So we made a deal with each other. I’ve been working two jobs and Todd’s been working three. He’s quitting one of those jobs at the end of October. He’s already turned in his letter of resignation. It’s scary as this is the job he’s held the longest. It’s familiar, rewarding, and he’s formed some pretty deep friendships with his colleagues over the past decade. But it also doesn’t fit with his current life plan and was taking away from our time together as it required him to work his weekends off from his primary job.

We’re both still going to hold down two jobs. We each have a primary job that pays the bills (for me it’s being a Professor of Psychology at Boise State University). We also both have a second job that bring us joy (I’ve got my tribe of wonderful people just like you that I love to serve; he’s started flipping houses – something he’s wanted to do since he was in his 20s). But, we aren’t working Saturdays anymore. Our ultimate goal is to take weekends and evenings off as much as possible and take a three-day weekend each month. It’s going to be a process, as it’s new territory for both of us, but we plan to work up to it by the end of the year.

Why are we doing this? Why did we finally decide to put our foot down, take a stand for relaxation and self-care, and surrender our busyness badges of honor? Two reasons: 1) we realized that if we weren’t careful, we were going to work ourselves out of each other’s lives (and that is something that neither of us wants), and 2) I was recently diagnosed with adrenal fatigue. It’s the third time I’ve been diagnosed with this in the past 3 years. Although he hasn’t had the bloodwork drawn to confirm a diagnosis, Todd suspects he’s pretty close to adrenal fatigue as well.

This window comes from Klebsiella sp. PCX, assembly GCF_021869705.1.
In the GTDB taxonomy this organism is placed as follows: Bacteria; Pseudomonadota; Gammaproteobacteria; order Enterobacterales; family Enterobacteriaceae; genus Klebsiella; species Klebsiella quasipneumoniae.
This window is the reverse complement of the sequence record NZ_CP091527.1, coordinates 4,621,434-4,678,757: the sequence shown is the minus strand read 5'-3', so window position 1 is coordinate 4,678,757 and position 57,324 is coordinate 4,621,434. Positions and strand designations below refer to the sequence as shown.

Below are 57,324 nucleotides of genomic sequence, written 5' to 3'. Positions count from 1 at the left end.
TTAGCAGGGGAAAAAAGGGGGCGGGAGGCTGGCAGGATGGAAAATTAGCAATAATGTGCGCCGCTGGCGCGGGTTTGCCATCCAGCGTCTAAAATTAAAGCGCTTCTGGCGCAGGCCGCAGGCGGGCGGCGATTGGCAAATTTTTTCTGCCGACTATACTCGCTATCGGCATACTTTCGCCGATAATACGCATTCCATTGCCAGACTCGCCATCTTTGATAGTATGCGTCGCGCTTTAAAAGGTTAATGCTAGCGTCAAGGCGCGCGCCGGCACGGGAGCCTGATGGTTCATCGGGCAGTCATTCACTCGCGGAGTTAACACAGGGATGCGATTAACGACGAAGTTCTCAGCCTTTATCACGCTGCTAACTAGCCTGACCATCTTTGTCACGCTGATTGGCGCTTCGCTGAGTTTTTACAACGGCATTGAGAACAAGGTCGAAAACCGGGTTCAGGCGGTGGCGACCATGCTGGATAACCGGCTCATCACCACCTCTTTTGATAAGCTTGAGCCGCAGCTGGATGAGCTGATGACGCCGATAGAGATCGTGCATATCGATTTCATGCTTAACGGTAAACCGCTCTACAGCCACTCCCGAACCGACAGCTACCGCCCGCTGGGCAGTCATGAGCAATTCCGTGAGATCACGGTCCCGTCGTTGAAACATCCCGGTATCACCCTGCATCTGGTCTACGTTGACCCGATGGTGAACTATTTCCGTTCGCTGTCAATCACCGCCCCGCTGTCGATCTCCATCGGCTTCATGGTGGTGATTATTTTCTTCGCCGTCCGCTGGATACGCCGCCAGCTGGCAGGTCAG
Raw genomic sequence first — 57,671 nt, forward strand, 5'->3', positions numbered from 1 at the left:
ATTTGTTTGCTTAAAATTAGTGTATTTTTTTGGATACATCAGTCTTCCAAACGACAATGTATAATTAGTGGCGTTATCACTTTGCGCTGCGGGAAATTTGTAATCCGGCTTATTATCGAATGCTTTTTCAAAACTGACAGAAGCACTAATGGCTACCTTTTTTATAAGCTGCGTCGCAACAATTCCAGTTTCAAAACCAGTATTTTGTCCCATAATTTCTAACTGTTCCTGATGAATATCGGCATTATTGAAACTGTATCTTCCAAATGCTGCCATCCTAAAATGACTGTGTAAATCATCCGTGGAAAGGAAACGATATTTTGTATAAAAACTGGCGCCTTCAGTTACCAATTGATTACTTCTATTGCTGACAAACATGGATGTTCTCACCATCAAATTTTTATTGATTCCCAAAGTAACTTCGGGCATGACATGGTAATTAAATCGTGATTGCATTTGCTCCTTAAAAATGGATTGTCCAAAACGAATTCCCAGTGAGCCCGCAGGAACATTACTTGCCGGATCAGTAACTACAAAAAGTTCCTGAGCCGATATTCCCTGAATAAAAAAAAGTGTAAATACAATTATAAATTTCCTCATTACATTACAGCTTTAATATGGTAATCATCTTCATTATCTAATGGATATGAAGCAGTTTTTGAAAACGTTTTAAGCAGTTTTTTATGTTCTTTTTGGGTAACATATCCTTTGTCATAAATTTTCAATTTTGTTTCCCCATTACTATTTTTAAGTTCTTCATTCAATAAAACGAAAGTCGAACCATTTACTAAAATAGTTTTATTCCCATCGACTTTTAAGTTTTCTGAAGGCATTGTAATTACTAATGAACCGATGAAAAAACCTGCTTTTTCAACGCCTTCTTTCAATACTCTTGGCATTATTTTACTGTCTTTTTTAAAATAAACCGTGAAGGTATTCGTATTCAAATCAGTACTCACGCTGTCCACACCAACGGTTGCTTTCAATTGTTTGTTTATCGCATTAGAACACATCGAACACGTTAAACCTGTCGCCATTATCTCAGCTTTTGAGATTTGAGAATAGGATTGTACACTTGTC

I declared September my month of self-care for a reason: Yes, I wanted to do it for you, but the truth is: I needed it for me. That’s the same reason I just started my free 7-day Love Your Body, Nourish Your Temple challenge. I wanted to give you something as a gift for being part of my tribe, but again, I need this challenge as much as you do. Although I have come a long way and I do love my body and try to nourish my temple as much as possible, my recent diagnosis of adrenal fatigue suggests that just because I know what to do doesn’t mean I always do it.

If you’re ready to surrender your busyness badge of honor and learn to love and take care of you, I invite you to join me for my free 7-day Love Your Body, Nourish Your Temple challenge. There are hundreds registered to help themselves not only reclaim body love and self-care, but also to support you along your journey. Join us!